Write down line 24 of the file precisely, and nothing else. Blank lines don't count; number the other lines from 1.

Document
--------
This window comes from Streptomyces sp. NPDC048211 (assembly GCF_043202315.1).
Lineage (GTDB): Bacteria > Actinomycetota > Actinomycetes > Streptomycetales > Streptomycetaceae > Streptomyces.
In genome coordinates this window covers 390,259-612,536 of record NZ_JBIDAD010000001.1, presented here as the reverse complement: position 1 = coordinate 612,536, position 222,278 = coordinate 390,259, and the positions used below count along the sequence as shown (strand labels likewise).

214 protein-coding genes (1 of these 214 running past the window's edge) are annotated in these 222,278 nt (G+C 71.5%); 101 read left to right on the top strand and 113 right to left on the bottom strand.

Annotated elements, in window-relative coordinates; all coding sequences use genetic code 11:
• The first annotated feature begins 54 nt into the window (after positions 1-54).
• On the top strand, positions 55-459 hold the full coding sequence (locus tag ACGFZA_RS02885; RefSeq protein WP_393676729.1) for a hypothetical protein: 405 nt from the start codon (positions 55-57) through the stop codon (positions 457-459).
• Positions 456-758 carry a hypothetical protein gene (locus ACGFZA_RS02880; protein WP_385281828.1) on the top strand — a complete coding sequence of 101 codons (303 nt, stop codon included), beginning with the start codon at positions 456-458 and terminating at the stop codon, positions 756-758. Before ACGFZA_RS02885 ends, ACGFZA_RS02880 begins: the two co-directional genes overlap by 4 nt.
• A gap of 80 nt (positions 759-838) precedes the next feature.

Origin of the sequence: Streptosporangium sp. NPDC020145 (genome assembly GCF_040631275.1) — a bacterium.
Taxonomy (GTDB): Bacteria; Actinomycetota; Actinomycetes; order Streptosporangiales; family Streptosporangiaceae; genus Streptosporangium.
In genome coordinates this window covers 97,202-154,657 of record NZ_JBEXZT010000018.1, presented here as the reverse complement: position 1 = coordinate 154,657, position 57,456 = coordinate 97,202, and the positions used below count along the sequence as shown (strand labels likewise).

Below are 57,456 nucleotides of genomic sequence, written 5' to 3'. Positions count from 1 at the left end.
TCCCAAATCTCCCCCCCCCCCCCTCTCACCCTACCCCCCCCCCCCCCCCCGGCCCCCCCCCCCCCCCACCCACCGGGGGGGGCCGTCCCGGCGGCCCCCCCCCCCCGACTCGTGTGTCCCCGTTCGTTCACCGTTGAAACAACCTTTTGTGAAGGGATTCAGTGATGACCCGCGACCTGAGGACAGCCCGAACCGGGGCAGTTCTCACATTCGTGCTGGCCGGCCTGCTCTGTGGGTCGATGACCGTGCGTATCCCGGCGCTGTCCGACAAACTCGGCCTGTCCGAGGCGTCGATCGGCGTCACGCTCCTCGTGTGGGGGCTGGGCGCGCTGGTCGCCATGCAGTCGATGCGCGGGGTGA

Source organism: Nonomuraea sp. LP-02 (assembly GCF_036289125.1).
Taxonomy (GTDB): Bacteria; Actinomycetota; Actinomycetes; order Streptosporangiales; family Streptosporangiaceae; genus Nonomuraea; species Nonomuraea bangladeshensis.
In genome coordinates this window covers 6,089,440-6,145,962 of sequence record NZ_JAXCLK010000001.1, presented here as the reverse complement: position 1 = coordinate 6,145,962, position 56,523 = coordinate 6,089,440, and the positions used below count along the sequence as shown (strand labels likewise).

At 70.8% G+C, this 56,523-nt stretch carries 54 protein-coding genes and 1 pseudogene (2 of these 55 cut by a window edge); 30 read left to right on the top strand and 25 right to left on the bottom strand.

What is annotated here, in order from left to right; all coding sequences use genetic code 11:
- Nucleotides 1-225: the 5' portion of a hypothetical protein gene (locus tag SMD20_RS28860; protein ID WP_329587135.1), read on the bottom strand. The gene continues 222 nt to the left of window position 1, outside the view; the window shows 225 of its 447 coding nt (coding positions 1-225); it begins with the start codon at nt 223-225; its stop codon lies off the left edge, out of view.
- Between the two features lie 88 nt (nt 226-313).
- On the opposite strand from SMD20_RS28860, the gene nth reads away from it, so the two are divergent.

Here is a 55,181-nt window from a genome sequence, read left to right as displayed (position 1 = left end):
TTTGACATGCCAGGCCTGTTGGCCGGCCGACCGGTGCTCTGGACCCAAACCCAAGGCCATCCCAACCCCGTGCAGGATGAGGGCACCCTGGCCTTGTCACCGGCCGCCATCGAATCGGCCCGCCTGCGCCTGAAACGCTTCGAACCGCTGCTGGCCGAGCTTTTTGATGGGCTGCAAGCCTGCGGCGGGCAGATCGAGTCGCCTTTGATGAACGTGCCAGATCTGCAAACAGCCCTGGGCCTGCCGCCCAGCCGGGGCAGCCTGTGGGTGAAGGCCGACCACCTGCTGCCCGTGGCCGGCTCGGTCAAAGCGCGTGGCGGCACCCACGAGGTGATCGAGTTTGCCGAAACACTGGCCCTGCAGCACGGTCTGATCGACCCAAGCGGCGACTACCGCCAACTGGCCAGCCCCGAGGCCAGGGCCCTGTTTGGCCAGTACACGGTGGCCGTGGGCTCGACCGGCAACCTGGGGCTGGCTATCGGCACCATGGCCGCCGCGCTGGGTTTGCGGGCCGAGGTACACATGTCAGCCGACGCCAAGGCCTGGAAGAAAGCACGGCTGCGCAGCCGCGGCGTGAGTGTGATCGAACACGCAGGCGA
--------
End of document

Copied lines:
TTTGACATGCCAGGCCTGTTGGCCGGCCGACCGGTGCTCTGGACCCAAACCCAAGGCCATCCCAACCCCGTGCAGGATGAGGGCACCCTGGCCTTGTCACCGGCCGCCATCGAATCGGCCCGCCTGCGCCTGAAACGCTTCGAACCGCTGCTGGCCGAGCTTTTTGATGGGCTGCAAGCCTGCGGCGGGCAGATCGAGTCGCCTTTGATGAACGTGCCAGATCTGCAAACAGCCCTGGGCCTGCCGCCCAGCCGGGGCAGCCTGTGGGTGAAGGCCGACCACCTGCTGCCCGTGGCCGGCTCGGTCAAAGCGCGTGGCGGCACCCACGAGGTGATCGAGTTTGCCGAAACACTGGCCCTGCAGCACGGTCTGATCGACCCAAGCGGCGACTACCGCCAACTGGCCAGCCCCGAGGCCAGGGCCCTGTTTGGCCAGTACACGGTGGCCGTGGGCTCGACCGGCAACCTGGGGCTGGCTATCGGCACCATGGCCGCCGCGCTGGGTTTGCGGGCCGAGGTACACATGTCAGCCGACGCCAAGGCCTGGAAGAAAGCACGGCTGCGCAGCCGCGGCGTGAGTGTGATCGAACACGCAGGCGA